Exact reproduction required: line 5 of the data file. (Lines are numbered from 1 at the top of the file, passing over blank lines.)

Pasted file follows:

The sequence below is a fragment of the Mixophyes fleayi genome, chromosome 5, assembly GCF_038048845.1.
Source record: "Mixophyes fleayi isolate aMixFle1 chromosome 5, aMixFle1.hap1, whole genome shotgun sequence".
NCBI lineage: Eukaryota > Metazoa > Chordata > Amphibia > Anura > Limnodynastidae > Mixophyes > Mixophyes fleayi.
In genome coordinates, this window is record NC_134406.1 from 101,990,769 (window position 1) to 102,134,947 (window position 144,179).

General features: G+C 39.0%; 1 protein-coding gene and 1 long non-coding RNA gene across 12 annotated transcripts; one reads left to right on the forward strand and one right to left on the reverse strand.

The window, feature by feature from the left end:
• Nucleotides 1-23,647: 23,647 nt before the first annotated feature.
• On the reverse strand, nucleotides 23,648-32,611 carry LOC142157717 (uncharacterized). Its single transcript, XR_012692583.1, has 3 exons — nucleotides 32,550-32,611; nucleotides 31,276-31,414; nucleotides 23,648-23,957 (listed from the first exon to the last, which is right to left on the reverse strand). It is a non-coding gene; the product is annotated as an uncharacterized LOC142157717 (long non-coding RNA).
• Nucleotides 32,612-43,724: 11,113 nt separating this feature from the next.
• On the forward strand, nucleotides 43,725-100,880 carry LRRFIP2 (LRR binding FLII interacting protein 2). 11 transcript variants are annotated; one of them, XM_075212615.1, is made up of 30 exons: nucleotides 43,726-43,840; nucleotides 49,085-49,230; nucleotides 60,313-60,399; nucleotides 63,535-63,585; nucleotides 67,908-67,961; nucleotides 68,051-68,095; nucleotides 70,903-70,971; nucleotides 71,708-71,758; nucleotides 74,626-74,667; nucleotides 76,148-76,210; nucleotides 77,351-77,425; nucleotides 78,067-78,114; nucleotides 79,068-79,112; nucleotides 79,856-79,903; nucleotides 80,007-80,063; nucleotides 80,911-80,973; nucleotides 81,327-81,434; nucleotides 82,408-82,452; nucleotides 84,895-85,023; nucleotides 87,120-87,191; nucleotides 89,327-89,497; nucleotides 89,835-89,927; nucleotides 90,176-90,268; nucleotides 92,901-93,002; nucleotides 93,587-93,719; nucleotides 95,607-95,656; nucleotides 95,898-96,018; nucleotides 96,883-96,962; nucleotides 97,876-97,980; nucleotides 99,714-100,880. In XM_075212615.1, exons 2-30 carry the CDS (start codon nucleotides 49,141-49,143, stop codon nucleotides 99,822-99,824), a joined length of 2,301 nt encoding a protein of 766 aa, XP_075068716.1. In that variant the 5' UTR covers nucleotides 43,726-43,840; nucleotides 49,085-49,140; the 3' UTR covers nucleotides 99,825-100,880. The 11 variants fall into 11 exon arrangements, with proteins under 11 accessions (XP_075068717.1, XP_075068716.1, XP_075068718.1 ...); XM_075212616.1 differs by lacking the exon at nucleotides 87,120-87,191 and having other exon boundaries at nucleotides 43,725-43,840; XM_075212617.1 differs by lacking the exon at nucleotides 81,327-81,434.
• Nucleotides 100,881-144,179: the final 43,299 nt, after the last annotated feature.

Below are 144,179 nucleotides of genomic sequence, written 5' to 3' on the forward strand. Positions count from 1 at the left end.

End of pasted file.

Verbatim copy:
General features: G+C 39.0%; 1 protein-coding gene and 1 long non-coding RNA gene across 12 annotated transcripts; one reads left to right on the forward strand and one right to left on the reverse strand.